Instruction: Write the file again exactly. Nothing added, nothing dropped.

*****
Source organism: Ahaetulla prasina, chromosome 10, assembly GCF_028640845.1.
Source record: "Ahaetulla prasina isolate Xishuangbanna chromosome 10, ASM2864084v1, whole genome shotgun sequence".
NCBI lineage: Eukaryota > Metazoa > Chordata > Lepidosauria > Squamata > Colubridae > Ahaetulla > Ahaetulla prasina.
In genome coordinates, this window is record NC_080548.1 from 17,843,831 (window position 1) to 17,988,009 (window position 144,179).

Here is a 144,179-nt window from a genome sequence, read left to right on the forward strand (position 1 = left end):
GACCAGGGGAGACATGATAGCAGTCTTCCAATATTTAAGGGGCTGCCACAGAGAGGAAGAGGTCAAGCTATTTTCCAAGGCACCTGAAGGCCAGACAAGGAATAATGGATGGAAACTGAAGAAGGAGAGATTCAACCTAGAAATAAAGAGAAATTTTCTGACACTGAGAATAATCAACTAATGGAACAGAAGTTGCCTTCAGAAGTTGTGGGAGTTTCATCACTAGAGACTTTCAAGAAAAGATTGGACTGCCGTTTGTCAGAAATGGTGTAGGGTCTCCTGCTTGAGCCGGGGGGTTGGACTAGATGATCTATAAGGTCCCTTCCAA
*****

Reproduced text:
Source organism: Ahaetulla prasina, chromosome 10, assembly GCF_028640845.1.
Source record: "Ahaetulla prasina isolate Xishuangbanna chromosome 10, ASM2864084v1, whole genome shotgun sequence".
NCBI lineage: Eukaryota > Metazoa > Chordata > Lepidosauria > Squamata > Colubridae > Ahaetulla > Ahaetulla prasina.
In genome coordinates, this window is record NC_080548.1 from 17,843,831 (window position 1) to 17,988,009 (window position 144,179).

Here is a 144,179-nt window from a genome sequence, read left to right on the forward strand (position 1 = left end):
GACCAGGGGAGACATGATAGCAGTCTTCCAATATTTAAGGGGCTGCCACAGAGAGGAAGAGGTCAAGCTATTTTCCAAGGCACCTGAAGGCCAGACAAGGAATAATGGATGGAAACTGAAGAAGGAGAGATTCAACCTAGAAATAAAGAGAAATTTTCTGACACTGAGAATAATCAACTAATGGAACAGAAGTTGCCTTCAGAAGTTGTGGGAGTTTCATCACTAGAGACTTTCAAGAAAAGATTGGACTGCCGTTTGTCAGAAATGGTGTAGGGTCTCCTGCTTGAGCCGGGGGGTTGGACTAGATGATCTATAAGGTCCCTTCCAA